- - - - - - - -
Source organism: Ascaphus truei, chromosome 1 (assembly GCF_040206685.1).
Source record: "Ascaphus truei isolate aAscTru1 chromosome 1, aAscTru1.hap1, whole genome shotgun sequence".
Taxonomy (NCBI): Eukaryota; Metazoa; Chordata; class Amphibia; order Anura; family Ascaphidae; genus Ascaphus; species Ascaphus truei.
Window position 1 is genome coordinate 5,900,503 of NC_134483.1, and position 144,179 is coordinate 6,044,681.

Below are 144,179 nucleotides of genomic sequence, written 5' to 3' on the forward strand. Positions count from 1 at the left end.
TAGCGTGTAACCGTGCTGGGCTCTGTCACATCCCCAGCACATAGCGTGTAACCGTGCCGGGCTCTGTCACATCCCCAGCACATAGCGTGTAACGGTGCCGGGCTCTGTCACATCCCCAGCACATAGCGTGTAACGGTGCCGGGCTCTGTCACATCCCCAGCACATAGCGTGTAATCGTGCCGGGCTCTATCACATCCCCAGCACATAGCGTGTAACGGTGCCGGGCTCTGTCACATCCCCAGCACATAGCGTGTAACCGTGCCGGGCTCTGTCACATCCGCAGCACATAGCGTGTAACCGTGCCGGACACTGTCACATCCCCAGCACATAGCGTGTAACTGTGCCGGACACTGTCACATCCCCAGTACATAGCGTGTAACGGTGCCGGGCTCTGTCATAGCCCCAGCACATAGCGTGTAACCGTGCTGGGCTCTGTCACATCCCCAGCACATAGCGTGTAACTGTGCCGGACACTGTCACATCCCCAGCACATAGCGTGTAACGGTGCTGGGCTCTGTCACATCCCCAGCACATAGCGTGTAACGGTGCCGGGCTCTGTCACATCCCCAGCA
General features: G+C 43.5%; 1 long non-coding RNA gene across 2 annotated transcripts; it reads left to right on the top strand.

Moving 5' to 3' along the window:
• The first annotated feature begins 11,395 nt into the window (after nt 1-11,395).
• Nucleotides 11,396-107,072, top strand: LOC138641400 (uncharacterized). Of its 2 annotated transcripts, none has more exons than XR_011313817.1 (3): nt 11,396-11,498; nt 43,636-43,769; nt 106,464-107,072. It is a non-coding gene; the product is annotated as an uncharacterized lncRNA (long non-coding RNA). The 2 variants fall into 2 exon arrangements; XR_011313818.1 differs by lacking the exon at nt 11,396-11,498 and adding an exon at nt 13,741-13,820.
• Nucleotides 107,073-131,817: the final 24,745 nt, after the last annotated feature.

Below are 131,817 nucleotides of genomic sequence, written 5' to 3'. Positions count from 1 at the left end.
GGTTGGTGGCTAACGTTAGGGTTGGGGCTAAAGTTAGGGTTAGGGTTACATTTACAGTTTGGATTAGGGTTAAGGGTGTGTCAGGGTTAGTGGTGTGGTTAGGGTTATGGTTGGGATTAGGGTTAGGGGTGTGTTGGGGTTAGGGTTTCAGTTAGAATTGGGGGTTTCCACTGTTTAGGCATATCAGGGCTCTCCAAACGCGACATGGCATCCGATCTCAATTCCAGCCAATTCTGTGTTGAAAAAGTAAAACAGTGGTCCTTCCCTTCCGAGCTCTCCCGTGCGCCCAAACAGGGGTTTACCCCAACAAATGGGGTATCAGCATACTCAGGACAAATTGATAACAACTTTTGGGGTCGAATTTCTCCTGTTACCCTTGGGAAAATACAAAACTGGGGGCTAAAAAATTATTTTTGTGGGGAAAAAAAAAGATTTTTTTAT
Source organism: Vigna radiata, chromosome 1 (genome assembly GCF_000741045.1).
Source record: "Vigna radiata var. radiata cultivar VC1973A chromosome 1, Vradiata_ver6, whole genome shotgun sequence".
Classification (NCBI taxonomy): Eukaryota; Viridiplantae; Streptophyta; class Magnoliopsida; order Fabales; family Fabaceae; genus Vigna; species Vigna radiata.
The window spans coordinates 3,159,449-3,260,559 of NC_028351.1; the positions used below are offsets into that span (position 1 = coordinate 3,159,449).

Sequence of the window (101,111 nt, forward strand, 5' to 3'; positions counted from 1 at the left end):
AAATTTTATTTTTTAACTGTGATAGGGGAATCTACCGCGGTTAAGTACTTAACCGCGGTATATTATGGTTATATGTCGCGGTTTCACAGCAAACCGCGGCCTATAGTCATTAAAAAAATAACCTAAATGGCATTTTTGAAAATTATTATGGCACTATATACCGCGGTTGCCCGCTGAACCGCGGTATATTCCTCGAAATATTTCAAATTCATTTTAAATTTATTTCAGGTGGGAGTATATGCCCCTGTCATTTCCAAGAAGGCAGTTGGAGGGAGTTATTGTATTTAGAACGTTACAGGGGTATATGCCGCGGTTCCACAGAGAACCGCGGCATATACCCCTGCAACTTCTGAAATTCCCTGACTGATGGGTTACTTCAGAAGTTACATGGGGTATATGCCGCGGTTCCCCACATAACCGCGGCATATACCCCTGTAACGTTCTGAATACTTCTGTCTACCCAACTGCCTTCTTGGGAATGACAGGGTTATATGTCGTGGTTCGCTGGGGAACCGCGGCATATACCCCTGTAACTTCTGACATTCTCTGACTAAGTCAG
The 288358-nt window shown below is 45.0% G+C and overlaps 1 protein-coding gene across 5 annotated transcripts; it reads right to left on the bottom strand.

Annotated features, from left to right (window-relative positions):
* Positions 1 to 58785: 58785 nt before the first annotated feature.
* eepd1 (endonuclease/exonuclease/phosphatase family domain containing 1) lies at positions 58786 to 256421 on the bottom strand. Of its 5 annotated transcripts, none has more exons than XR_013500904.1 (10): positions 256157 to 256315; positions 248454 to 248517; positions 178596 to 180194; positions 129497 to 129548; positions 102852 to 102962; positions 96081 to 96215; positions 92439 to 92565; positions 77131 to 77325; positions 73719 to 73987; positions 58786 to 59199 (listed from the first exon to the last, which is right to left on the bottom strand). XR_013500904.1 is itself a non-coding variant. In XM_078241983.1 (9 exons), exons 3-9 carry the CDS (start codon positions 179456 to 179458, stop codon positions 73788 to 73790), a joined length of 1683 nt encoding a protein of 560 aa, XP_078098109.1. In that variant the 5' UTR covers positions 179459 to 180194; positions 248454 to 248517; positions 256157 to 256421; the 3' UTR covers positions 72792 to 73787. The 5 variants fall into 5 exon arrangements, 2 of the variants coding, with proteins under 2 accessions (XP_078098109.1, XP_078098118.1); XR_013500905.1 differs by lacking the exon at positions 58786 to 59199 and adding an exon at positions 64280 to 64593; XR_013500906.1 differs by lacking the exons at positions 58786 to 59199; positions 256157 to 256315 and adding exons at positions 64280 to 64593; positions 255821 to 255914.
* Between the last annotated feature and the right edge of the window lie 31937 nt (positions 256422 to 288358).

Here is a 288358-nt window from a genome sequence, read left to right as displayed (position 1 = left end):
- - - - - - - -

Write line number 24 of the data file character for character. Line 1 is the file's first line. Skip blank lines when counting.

* Between the last annotated feature and the right edge of the window lie 31937 nt (positions 256422 to 288358).